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Gallbladder Disorders

Gallbladder is a small pear-shaped organ located beneath the liver. Its function is to store and secrete bile into the small bowel and help with digestion of fat. When solutes within bile form sediments, gallstones are formed. This is a slow process and can take several years to complete. The exact cause for this is unknown. Risk factors for developing gallstones include familial history, female gender, age (4th decade of life), excess weight or history of rapid weight loss, and prior pregnancies. Gallbladder disease is very common, occurring in up to 15-20% of population in certain ethnicities.

Surgery is indicated when gallstones cause symptoms. Common symptoms include pain and nausea after eating. Less common symptoms include bloating, heartburn, vomiting, and poor digestion. Gallbladder pain is usually felt as a dull ache in the mid to right upper abdomen. It may radiate to the right flank, back, or shoulder. It may be quite severe, lasting minutes to hours after eating. It may even mimic chest pain. It may wake you up during sleep. If you are experiencing gallbladder symptoms, it is imperative that you discuss your options with your physician. Delay in care may result in serious complications such as inflammation and infection of gallbladder (cholecystitis), infection within common bile duct (cholangitis) from migration of stones outside the gallbladder, or inflammation and infection of pancreas (pancreatitis).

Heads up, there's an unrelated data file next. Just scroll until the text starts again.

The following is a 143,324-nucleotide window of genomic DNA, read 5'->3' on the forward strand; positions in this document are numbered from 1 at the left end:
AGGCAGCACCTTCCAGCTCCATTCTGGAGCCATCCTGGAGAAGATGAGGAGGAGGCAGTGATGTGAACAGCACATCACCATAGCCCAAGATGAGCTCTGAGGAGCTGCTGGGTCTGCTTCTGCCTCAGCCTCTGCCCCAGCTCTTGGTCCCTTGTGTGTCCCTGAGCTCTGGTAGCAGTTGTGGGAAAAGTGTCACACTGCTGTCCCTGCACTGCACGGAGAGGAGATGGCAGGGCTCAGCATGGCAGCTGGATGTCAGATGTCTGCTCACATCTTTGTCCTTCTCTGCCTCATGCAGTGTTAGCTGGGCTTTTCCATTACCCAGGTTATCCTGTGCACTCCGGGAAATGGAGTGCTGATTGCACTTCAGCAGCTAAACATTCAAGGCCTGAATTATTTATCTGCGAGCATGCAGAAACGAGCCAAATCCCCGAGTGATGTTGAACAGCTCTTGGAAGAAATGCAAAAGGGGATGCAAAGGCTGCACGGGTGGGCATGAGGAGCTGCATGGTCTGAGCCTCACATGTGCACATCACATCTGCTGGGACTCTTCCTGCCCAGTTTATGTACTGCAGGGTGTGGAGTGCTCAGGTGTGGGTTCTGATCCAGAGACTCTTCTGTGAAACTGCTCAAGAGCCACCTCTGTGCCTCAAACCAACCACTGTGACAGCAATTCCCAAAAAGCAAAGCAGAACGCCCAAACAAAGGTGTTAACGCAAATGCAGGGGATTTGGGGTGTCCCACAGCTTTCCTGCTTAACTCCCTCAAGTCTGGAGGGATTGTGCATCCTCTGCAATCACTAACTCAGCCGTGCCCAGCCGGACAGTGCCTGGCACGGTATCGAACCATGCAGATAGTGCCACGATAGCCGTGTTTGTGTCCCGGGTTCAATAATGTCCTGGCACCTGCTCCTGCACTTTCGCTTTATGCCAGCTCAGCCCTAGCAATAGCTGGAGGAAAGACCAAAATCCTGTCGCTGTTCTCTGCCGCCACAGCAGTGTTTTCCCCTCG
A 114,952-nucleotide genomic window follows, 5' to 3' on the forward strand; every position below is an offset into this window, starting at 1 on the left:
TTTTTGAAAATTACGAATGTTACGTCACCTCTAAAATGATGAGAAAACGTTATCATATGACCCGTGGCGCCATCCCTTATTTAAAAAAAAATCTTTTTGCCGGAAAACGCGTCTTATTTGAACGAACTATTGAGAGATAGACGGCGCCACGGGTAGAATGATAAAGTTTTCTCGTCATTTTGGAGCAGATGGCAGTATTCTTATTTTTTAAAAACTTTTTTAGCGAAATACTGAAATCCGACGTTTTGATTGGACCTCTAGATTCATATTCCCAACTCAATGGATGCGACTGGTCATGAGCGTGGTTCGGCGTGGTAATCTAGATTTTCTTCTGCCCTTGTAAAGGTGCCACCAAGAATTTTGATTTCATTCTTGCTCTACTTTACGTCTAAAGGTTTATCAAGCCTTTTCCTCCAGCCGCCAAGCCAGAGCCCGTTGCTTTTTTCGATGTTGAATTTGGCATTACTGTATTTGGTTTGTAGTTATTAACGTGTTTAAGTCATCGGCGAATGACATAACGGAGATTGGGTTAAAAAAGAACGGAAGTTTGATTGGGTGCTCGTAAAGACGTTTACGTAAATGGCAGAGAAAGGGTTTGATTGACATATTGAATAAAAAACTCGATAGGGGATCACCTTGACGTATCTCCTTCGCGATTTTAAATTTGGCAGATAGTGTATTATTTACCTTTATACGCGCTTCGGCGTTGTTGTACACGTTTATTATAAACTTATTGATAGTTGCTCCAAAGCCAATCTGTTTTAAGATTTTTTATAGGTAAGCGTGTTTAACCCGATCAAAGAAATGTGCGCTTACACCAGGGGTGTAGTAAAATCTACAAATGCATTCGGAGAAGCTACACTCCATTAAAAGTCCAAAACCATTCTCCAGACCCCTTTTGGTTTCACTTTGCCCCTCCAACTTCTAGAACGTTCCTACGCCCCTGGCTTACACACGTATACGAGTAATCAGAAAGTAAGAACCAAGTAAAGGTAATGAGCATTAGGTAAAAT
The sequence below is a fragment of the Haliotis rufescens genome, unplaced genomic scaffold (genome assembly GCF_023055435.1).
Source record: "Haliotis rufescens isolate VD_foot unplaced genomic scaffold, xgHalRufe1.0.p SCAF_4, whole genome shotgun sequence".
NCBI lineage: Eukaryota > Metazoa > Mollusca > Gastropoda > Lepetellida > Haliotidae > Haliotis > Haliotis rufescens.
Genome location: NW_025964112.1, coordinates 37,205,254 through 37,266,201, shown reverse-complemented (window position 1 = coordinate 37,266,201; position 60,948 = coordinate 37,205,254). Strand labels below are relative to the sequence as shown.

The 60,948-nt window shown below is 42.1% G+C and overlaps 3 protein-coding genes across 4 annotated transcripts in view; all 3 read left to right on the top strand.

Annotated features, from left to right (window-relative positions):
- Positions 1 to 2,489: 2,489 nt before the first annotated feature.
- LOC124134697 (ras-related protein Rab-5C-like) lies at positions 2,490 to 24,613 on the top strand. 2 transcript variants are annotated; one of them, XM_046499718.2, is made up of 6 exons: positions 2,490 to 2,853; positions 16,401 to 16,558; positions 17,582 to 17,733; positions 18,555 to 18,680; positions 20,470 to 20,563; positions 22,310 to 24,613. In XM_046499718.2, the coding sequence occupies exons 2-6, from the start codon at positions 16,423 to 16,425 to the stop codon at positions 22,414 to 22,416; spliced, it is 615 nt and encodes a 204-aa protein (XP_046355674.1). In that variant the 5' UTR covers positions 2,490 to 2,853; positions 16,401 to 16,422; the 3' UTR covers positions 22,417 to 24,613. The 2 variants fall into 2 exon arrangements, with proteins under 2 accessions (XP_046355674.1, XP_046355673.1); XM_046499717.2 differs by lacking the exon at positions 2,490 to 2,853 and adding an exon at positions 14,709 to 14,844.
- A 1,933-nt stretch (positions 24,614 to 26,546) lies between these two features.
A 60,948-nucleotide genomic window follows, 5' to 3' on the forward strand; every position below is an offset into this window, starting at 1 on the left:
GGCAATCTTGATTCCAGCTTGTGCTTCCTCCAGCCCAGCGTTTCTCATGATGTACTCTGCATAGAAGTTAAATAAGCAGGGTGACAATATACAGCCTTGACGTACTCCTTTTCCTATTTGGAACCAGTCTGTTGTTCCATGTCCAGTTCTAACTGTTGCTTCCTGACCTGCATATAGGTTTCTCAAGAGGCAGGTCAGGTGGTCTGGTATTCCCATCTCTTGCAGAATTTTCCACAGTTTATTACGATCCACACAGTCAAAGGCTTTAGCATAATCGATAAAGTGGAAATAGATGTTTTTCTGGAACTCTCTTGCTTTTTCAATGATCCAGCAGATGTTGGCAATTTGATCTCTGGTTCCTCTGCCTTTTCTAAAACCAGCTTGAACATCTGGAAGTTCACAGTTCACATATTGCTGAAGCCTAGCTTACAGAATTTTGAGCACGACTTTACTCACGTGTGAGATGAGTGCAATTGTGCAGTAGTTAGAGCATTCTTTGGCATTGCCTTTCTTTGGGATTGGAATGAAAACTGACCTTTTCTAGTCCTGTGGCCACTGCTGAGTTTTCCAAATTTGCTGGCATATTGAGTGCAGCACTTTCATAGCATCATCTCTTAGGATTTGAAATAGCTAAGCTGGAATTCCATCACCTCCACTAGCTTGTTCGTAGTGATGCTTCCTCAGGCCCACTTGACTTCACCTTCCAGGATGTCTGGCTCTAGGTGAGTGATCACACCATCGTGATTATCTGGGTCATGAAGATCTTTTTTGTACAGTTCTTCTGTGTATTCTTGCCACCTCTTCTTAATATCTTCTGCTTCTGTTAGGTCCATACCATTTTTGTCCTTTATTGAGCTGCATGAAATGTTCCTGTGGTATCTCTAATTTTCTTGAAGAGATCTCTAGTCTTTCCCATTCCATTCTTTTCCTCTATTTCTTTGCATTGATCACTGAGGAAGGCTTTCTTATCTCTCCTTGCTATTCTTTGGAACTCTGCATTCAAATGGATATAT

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Because gallstones are formed by a defective gallbladder, surgery involves  complete removal of the gallbladder. There is no effective alternative to surgery for patients experiencing gallbladder symptoms. Fortunately, gallbladder is not an essential organ and you can lead a perfectly normal life without it. After surgery, body adjusts quickly by enlarging the common bile duct in order to store excess bile.

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Surgery for removal of the gallbladder, known as laparoscopic cholecystectomy, is commonly performed using minimally invasive approach through four very small incisions (cuts). This approach minimizes pain and other complications. It is a leap forward from the traditional open approach to gallbladder surgery, which is rarely indicated. Usually, the procedure takes 30 minutes to complete. In the majority of instances, the procedure is performed at ambulatory surgery centers and patients are discharged home after surgery. You can expect to recover fully within a few days and return to work within a week. In the first few weeks after surgery, it is advisable to avoid fatty meals to prevent bloating and diarrhea, while your body is adjusting to its new anatomy.